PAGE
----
First off, I need to apologize for the lack of review last week, I recently started working full-time again and let my fun responsibilities get away from me. And this week’s review is all fun! I’ve long been a sucker for heist stories (hence my irrepressible love for Ed Brubaker’s writing) and I’m started to discover that Joshua Williamson has a remarkable ability to combine genres in an intriguing and entertaining manner. This week, I’m taking a look at a recent series of his which combines all the excitement of a criminal masterminded heist story and the spooky paranormal ghost atmosphere to create something unique. The series is called Ghosted, written by Williamson and illustrated by a team of various artists including Goran Sudzuka, Miroslav Mrva and Davide Gianfelice among others. Originally published by Image Comics as a twenty issue run from 2013-2015, it has since been collected into four volumes that can be read in a single sitting.
As mentioned previously, Ghosted is a story that mixes elements of both crime noir and the horror of the paranormal to create something rather new. At the start of the series, we are introduced to a criminal mastermind by the name of Jackson T. Winters who is currently rotting in a jail cell after failing to get his last big score. Jackson is clever and witty but not exactly the luckiest man in the world so it comes as a rather large surprise when a wealthy and presumeably incredibly bored collector breaks him out of jail to plan a particularly challenging heist: steal a ghost from one of the most haunted houses in the United States! Jackson must put together a team of criminals and paranormal experts for this impossible task or face going back behind bars. The series follows the paranormal exploits of Jackson and his team in the haunted house and beyond, with Death stalking Jackson’s every move. Can Jackson pull it off or will Death finally get His chance at the master thief?
I tend to be an easy sell for both crime noir and the paranormal as I find them both highly entertaining, but even if you’re not as predisposed to it as myself, Ghosted is a fun little romp. Williamson has created an amusing leading man in Jackson Winters, who feels a bit like your standard clever heist mastermind. While he’s not exactly what I would consider a new take on the character, he does pull off the crime noir feel remarkably well and he’s likeable if not the kind of character that I fall in love with. I honestly think that the biggest downfall of the series is that it isn’t particularly remarkable in any way. It’s fun, made me laugh at points and definitely hits the right paranormal notes, but it never quite knocks it out of the park. The ending seemed a bit too tidy to me but at least it didn’t leave any loose ends.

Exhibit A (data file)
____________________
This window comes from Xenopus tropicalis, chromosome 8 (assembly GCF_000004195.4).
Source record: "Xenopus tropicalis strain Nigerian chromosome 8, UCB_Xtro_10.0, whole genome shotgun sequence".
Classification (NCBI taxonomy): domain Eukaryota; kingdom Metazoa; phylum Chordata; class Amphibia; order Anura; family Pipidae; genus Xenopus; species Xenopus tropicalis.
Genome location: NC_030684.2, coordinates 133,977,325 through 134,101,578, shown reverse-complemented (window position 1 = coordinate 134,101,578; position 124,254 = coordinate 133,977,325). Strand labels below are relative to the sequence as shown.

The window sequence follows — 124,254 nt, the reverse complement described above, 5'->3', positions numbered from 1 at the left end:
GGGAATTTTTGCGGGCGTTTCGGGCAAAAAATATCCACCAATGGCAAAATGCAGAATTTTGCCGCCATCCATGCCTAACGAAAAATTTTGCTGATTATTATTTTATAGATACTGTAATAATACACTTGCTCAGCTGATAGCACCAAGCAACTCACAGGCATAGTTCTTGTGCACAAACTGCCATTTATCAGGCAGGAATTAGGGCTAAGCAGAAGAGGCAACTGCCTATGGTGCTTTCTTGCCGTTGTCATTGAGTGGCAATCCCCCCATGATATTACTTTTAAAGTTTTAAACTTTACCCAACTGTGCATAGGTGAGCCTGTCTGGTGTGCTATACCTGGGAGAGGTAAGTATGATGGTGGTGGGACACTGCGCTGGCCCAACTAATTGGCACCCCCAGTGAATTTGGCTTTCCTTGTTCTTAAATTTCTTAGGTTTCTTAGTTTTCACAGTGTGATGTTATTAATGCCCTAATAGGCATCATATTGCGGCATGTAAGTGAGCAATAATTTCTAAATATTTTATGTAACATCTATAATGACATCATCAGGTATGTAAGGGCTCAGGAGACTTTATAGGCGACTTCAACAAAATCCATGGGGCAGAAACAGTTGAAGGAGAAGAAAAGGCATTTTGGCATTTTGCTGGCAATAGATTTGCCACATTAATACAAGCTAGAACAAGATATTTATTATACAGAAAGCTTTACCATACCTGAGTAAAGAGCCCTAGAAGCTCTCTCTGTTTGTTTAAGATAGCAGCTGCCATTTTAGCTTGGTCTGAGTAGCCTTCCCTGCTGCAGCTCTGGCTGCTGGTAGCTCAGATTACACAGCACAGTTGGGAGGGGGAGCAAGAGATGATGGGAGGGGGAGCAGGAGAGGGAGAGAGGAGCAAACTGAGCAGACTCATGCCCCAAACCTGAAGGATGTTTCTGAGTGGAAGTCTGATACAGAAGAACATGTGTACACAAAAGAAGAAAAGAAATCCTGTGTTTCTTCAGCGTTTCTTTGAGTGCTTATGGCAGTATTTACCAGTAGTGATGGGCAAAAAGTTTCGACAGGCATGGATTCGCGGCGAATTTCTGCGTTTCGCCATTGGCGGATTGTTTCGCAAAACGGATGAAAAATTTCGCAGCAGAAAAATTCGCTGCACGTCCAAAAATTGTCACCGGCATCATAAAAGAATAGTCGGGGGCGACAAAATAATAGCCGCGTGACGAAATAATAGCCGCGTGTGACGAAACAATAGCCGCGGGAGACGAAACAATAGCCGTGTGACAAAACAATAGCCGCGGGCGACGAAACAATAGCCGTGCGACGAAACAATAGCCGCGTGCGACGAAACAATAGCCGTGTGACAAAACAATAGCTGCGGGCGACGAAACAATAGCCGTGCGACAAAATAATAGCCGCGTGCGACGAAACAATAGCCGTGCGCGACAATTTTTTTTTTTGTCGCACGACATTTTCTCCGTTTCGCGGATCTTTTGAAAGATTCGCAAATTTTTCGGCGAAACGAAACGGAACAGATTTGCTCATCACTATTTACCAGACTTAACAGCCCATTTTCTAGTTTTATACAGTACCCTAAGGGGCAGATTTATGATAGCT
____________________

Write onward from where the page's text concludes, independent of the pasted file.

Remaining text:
I enjoyed the art and was impressed by Sudzuka’s ability to create some pretty gory sequences that didn’t distract from the more fun nature of the story. And I’d be lying if I said that I didn’t absolutely love that Sean Phillips does the covers for the series. Phillips’ background with both crime noir and paranormal in his work with Brubaker in Fatale and Criminal lend a more experienced air to the art than you’d get from Sudzuka and Co alone.
Ghosted is one of those series that I have a hard time describing my feels about exactly. It’s better than “meh” but not quite a series that I will enthusiastically recommend to anyone who will sit still long enough. I like that Williamson is willing to throw together genres and see what happens and I think the creative team works well together to create an entertaining story. If you like heist stories and ghosts and don’t mind a bit of silliness and tropes, Ghosted is a fun little romp. Certainly worth reading despite not being the most amazing story that I’ve read this year or even just by Williamson.